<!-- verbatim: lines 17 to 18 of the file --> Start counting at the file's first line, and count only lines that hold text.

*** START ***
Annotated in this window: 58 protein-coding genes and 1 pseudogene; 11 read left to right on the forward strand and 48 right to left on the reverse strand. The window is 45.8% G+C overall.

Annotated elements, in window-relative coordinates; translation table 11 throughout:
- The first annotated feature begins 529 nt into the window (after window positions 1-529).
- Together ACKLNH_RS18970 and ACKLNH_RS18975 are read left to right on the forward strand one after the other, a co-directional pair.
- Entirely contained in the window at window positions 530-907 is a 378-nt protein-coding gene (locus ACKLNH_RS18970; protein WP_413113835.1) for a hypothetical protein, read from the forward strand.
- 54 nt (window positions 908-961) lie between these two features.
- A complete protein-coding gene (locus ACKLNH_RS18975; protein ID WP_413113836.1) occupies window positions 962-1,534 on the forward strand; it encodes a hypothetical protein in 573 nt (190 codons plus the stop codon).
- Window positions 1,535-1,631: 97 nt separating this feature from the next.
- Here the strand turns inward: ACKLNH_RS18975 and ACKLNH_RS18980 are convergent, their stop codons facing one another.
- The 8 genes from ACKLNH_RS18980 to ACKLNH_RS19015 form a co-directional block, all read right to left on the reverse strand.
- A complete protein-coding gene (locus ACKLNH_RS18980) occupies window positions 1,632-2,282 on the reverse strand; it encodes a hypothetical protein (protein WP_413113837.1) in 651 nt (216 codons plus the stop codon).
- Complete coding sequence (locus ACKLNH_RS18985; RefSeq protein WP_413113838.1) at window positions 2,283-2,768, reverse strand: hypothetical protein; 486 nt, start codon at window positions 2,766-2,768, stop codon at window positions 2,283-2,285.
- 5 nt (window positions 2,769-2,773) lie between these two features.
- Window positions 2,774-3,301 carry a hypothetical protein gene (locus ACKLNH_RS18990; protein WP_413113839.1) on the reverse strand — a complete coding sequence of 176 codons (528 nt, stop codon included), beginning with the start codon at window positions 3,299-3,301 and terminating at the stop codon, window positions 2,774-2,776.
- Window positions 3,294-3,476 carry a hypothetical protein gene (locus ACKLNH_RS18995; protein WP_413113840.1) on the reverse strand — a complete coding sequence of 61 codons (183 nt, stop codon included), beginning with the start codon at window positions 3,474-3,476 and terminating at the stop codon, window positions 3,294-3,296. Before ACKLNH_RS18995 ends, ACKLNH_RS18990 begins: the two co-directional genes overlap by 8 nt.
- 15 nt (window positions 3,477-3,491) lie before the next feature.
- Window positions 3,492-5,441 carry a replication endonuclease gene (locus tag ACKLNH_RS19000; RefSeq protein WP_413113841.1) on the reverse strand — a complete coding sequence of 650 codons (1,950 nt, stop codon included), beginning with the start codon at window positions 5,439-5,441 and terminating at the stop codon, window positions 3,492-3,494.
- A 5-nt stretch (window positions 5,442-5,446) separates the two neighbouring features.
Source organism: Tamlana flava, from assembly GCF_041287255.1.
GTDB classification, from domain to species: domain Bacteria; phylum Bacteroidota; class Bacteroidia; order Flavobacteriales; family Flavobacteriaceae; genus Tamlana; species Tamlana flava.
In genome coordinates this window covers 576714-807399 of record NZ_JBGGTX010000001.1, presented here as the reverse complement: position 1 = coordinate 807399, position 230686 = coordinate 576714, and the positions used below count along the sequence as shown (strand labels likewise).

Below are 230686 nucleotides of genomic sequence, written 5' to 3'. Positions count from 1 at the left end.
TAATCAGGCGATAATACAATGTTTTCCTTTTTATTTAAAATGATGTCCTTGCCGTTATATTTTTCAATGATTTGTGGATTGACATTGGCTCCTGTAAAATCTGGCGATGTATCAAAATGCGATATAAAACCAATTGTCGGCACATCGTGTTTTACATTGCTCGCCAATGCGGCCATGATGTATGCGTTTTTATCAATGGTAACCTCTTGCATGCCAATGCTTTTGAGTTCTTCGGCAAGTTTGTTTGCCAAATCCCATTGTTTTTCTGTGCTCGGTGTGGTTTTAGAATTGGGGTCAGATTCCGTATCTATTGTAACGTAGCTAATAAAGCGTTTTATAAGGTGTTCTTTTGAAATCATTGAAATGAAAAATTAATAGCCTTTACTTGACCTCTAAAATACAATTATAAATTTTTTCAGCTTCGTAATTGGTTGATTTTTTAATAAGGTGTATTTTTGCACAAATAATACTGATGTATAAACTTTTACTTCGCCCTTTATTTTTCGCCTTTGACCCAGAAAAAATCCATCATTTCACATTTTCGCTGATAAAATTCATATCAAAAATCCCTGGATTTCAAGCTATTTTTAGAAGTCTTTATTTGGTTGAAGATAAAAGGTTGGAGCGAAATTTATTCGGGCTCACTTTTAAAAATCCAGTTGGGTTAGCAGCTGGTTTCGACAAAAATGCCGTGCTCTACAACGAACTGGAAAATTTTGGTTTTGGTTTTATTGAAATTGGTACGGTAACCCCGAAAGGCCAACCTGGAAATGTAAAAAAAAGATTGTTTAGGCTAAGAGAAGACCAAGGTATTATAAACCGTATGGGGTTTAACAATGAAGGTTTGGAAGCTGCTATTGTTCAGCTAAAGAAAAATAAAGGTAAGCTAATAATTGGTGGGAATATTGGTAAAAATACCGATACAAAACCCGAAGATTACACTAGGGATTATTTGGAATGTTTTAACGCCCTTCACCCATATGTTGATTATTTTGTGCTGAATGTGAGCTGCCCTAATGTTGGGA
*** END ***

- Window positions 3,492-5,441 carry a replication endonuclease gene (locus tag ACKLNH_RS19000; RefSeq protein WP_413113841.1) on the reverse strand — a complete coding sequence of 650 codons (1,950 nt, stop codon included), beginning with the start codon at window positions 5,439-5,441 and terminating at the stop codon, window positions 3,492-3,494.
- A 5-nt stretch (window positions 5,442-5,446) separates the two neighbouring features.